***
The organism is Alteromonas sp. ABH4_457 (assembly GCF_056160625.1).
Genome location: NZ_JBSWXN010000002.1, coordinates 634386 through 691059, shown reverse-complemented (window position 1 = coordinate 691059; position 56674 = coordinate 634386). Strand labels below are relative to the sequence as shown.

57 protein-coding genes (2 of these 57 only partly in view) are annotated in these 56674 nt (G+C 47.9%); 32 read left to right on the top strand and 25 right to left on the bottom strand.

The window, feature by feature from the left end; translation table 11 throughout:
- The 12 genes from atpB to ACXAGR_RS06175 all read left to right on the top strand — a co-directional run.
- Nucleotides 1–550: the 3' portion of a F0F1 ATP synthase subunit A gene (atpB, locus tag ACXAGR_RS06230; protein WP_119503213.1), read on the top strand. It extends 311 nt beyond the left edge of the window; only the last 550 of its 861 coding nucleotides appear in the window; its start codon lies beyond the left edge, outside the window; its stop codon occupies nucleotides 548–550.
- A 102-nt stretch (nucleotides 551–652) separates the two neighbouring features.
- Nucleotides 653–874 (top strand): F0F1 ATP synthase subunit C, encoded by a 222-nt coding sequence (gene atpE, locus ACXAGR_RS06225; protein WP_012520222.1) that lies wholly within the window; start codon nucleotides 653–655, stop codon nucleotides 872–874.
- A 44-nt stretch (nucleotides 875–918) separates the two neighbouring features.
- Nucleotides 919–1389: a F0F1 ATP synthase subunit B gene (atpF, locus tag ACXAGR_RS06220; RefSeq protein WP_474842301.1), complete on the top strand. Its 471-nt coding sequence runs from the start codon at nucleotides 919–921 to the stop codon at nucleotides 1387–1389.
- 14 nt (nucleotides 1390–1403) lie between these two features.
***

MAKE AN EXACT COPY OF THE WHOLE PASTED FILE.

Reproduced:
The organism is Alteromonas sp. ABH4_457 (assembly GCF_056160625.1).
Genome location: NZ_JBSWXN010000002.1, coordinates 634386 through 691059, shown reverse-complemented (window position 1 = coordinate 691059; position 56674 = coordinate 634386). Strand labels below are relative to the sequence as shown.

57 protein-coding genes (2 of these 57 only partly in view) are annotated in these 56674 nt (G+C 47.9%); 32 read left to right on the top strand and 25 right to left on the bottom strand.

The window, feature by feature from the left end; translation table 11 throughout:
- The 12 genes from atpB to ACXAGR_RS06175 all read left to right on the top strand — a co-directional run.
- Nucleotides 1–550: the 3' portion of a F0F1 ATP synthase subunit A gene (atpB, locus tag ACXAGR_RS06230; protein WP_119503213.1), read on the top strand. It extends 311 nt beyond the left edge of the window; only the last 550 of its 861 coding nucleotides appear in the window; its start codon lies beyond the left edge, outside the window; its stop codon occupies nucleotides 548–550.
- A 102-nt stretch (nucleotides 551–652) separates the two neighbouring features.
- Nucleotides 653–874 (top strand): F0F1 ATP synthase subunit C, encoded by a 222-nt coding sequence (gene atpE, locus ACXAGR_RS06225; protein WP_012520222.1) that lies wholly within the window; start codon nucleotides 653–655, stop codon nucleotides 872–874.
- A 44-nt stretch (nucleotides 875–918) separates the two neighbouring features.
- Nucleotides 919–1389: a F0F1 ATP synthase subunit B gene (atpF, locus tag ACXAGR_RS06220; RefSeq protein WP_474842301.1), complete on the top strand. Its 471-nt coding sequence runs from the start codon at nucleotides 919–921 to the stop codon at nucleotides 1387–1389.
- 14 nt (nucleotides 1390–1403) lie between these two features.